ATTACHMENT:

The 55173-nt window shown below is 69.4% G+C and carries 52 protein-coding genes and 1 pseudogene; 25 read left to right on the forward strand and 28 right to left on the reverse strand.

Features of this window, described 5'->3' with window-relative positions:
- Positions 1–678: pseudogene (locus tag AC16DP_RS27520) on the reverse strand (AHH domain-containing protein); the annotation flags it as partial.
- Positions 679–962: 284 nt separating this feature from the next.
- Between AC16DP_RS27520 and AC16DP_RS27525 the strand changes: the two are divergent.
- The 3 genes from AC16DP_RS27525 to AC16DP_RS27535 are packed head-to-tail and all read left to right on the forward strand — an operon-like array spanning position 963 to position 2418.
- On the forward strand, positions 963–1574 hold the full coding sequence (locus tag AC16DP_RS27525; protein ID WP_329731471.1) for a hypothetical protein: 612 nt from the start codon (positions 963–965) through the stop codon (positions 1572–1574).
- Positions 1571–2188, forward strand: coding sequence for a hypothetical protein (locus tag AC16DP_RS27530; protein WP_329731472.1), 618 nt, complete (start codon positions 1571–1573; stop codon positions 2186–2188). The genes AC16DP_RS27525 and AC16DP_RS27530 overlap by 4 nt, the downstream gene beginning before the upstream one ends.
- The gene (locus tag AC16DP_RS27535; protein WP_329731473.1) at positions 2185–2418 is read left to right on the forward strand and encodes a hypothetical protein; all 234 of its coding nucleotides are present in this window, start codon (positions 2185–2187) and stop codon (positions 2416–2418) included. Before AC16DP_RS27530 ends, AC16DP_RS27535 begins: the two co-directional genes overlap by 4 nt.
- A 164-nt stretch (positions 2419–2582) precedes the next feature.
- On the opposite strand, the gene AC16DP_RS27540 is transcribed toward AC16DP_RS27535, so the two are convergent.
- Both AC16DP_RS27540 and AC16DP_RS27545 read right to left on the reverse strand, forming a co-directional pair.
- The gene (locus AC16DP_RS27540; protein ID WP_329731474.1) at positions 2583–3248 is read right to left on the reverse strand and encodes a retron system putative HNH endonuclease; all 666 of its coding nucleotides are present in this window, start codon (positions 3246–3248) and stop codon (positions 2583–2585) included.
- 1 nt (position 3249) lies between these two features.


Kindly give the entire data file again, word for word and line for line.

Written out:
The 55173-nt window shown below is 69.4% G+C and carries 52 protein-coding genes and 1 pseudogene; 25 read left to right on the forward strand and 28 right to left on the reverse strand.

Features of this window, described 5'->3' with window-relative positions:
- Positions 1–678: pseudogene (locus tag AC16DP_RS27520) on the reverse strand (AHH domain-containing protein); the annotation flags it as partial.
- Positions 679–962: 284 nt separating this feature from the next.
- Between AC16DP_RS27520 and AC16DP_RS27525 the strand changes: the two are divergent.
- The 3 genes from AC16DP_RS27525 to AC16DP_RS27535 are packed head-to-tail and all read left to right on the forward strand — an operon-like array spanning position 963 to position 2418.
- On the forward strand, positions 963–1574 hold the full coding sequence (locus tag AC16DP_RS27525; protein ID WP_329731471.1) for a hypothetical protein: 612 nt from the start codon (positions 963–965) through the stop codon (positions 1572–1574).
- Positions 1571–2188, forward strand: coding sequence for a hypothetical protein (locus tag AC16DP_RS27530; protein WP_329731472.1), 618 nt, complete (start codon positions 1571–1573; stop codon positions 2186–2188). The genes AC16DP_RS27525 and AC16DP_RS27530 overlap by 4 nt, the downstream gene beginning before the upstream one ends.
- The gene (locus tag AC16DP_RS27535; protein WP_329731473.1) at positions 2185–2418 is read left to right on the forward strand and encodes a hypothetical protein; all 234 of its coding nucleotides are present in this window, start codon (positions 2185–2187) and stop codon (positions 2416–2418) included. Before AC16DP_RS27530 ends, AC16DP_RS27535 begins: the two co-directional genes overlap by 4 nt.
- A 164-nt stretch (positions 2419–2582) precedes the next feature.
- On the opposite strand, the gene AC16DP_RS27540 is transcribed toward AC16DP_RS27535, so the two are convergent.
- Both AC16DP_RS27540 and AC16DP_RS27545 read right to left on the reverse strand, forming a co-directional pair.
- The gene (locus AC16DP_RS27540; protein ID WP_329731474.1) at positions 2583–3248 is read right to left on the reverse strand and encodes a retron system putative HNH endonuclease; all 666 of its coding nucleotides are present in this window, start codon (positions 3246–3248) and stop codon (positions 2583–2585) included.
- 1 nt (position 3249) lies between these two features.